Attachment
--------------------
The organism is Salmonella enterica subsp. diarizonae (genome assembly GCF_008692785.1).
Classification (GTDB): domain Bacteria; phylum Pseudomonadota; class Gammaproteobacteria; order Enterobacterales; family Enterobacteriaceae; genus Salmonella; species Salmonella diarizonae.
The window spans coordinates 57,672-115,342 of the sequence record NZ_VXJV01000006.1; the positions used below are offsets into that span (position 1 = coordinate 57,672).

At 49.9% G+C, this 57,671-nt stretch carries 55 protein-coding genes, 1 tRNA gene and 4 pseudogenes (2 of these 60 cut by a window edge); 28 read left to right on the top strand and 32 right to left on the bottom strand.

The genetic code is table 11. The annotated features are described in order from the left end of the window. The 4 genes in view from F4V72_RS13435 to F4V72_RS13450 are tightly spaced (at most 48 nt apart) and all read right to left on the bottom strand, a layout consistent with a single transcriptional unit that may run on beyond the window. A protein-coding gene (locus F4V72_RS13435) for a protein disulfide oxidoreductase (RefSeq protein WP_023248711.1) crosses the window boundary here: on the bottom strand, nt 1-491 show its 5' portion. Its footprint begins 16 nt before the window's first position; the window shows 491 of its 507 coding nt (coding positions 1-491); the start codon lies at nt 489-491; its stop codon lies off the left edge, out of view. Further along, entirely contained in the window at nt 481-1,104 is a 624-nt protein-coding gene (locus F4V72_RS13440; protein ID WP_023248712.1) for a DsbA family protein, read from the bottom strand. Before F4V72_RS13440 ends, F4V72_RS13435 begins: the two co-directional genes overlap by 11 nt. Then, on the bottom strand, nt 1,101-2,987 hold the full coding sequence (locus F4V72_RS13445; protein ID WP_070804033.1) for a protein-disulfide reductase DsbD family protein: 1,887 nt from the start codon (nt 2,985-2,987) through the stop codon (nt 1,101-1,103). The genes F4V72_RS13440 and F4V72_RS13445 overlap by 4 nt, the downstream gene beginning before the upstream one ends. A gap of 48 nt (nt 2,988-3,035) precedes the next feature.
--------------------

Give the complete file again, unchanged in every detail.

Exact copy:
The organism is Salmonella enterica subsp. diarizonae (genome assembly GCF_008692785.1).
Classification (GTDB): domain Bacteria; phylum Pseudomonadota; class Gammaproteobacteria; order Enterobacterales; family Enterobacteriaceae; genus Salmonella; species Salmonella diarizonae.
The window spans coordinates 57,672-115,342 of the sequence record NZ_VXJV01000006.1; the positions used below are offsets into that span (position 1 = coordinate 57,672).

At 49.9% G+C, this 57,671-nt stretch carries 55 protein-coding genes, 1 tRNA gene and 4 pseudogenes (2 of these 60 cut by a window edge); 28 read left to right on the top strand and 32 right to left on the bottom strand.

The genetic code is table 11. The annotated features are described in order from the left end of the window. The 4 genes in view from F4V72_RS13435 to F4V72_RS13450 are tightly spaced (at most 48 nt apart) and all read right to left on the bottom strand, a layout consistent with a single transcriptional unit that may run on beyond the window. A protein-coding gene (locus F4V72_RS13435) for a protein disulfide oxidoreductase (RefSeq protein WP_023248711.1) crosses the window boundary here: on the bottom strand, nt 1-491 show its 5' portion. Its footprint begins 16 nt before the window's first position; the window shows 491 of its 507 coding nt (coding positions 1-491); the start codon lies at nt 489-491; its stop codon lies off the left edge, out of view. Further along, entirely contained in the window at nt 481-1,104 is a 624-nt protein-coding gene (locus F4V72_RS13440; protein ID WP_023248712.1) for a DsbA family protein, read from the bottom strand. Before F4V72_RS13440 ends, F4V72_RS13435 begins: the two co-directional genes overlap by 11 nt. Then, on the bottom strand, nt 1,101-2,987 hold the full coding sequence (locus F4V72_RS13445; protein ID WP_070804033.1) for a protein-disulfide reductase DsbD family protein: 1,887 nt from the start codon (nt 2,985-2,987) through the stop codon (nt 1,101-1,103). The genes F4V72_RS13440 and F4V72_RS13445 overlap by 4 nt, the downstream gene beginning before the upstream one ends. A gap of 48 nt (nt 2,988-3,035) precedes the next feature.